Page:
The supposed militarization of police departments around the nation has been a hot topic over the last couple of years as equipment has been handed out to law enforcement entities both small and large. The trend has gotten a lot of traction in the media and has even warranted its own Wikipedia entry. But how much of this is actually accurate and what does “militarization” actually mean? Redditor and military member Lukimcsod explains why he thinks the whole concept is overblown and largely based on the public’s ignorance of what actually constitutes “military equipment.” The below is published in full with his permission.
So here’s the thing as a military member…
“Mine-resistant vehicle” doesn’t scare me, because I know what that is. I know what it’s capable of. I know that were I a soldier on a battlefield and an unarmed MRAP (Or Cougar as my native land has recently deployed) rolled up on my position, I’m sure most of us would be very confused about the situation. Because it’s about as threatening to my life as a family van, just a little harder to shoot through. To me armoured fighting vehicles are a known quantity and there is a shameful amount of scare around here put on the words being obviously used as clickbait.
If you told me police were mounting 50-cals on their MRAPs or leaving in the 75mm cannons on Cougars, then we can have an actual talk about militarization of police. Because that is giving the police a weapon that is not designed to keep peace and order of your own citizens. Those are weapons designed to kill as many people as possible in a short amount of time. What essentially amounts to “a truck” is not a weapon. It is a means of transport. It is something to carry people from point A to point B while providing protection against small arms fire. Police being able to do that sounds fairly reasonable to me.
The same thing can be said for “grenade launcher”. As I work around a lot of large calibre weapons designed to fire a wide variety of ammunition, I know the application of such a weapon is all about the selection of ammunition. These grenade launchers as deployed by police are designed to fire a wide variety of ammunition because the 40mm and 37mm cartridge has a lot of space to put whatever you want inside of it. I’d like to point out that tear gas has been used as a police resource since the 1920’s. Every soldier and I assume most police officers get to experience a dose of CS gas sometime in their career (I do it yearly). It sucks. It’s hard to breathe, your eyes sting and you want nothing more than to mask up or leave the room to make it stop. But when the exercise is over you get a few lungfuls of clean air and wash out the gas, you’re fine. You go home at the end of the night none the worse for wear.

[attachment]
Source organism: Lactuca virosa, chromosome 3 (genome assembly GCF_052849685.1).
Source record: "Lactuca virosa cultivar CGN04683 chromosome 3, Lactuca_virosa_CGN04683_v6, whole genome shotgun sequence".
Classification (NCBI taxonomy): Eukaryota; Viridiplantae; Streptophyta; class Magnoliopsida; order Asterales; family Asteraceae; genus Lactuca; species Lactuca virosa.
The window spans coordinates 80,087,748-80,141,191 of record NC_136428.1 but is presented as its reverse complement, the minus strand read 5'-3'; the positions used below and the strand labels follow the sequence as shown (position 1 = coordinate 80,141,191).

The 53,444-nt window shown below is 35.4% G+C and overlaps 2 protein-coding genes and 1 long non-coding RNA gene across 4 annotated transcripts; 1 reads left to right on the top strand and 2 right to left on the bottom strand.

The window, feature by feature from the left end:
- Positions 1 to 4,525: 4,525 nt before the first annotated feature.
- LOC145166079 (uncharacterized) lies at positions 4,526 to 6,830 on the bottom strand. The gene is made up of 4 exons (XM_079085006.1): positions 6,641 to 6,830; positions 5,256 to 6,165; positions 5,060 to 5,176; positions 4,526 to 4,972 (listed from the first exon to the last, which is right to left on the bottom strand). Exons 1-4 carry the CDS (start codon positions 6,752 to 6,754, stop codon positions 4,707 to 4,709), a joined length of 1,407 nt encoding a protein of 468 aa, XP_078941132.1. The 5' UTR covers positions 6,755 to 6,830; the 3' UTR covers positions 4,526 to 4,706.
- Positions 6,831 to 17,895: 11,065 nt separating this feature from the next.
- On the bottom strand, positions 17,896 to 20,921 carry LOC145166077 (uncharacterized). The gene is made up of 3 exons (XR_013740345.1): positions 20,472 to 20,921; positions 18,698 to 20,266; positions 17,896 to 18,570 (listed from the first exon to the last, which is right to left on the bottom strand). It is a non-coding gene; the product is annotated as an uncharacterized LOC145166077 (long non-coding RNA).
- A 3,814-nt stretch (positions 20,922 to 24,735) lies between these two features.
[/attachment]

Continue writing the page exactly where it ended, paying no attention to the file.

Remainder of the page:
If you told me the police has a stock of 40mm high explosive rounds sitting in their armoury then we can have an actual talk about militarization of police. Because that is a munition designed to kill people in a 10-15m radius. That is not something that is designed to keep peace and order of your own citizens. At the moment these are tools whose purpose is to disperse munitions designed to take the fight out of dangerous crowds of people and generally leave them able to be apprehended alive or to leave the area and go home. Which is what we do with citizens. We apprehend them to face lawful justice, or we give them a chemical slap on the wrist and they go home safe to be productive members of society. The “grenade launcher” is just a tube with a spring and a nail at one end. It is its application that matters most.
What we ought to be having is not a talk about what scary sounding things the police have at their disposal, and rather the application of it all. If someone owns a hunting rifle, we don’t say they are a nefarious person until they shoot someone they weren’t supposed to or take that rifle to a place where the rifle itself has no other obvious purpose than to kill someone. Then we question, not why that person owns a rifle, but what they did or are going to do with that rifle. And this is the talk we should be having about police. I don’t particularly care if the police have M4’s, MRAPs and M32’s. What I care about is if they are using such tools appropriately and to such ends that necessitate their use as law enforcement tools. That the police own such things is not a problem. It’s when, where and how they use them that is. That is what they should be answerable for. That is the talk we should be having as a society.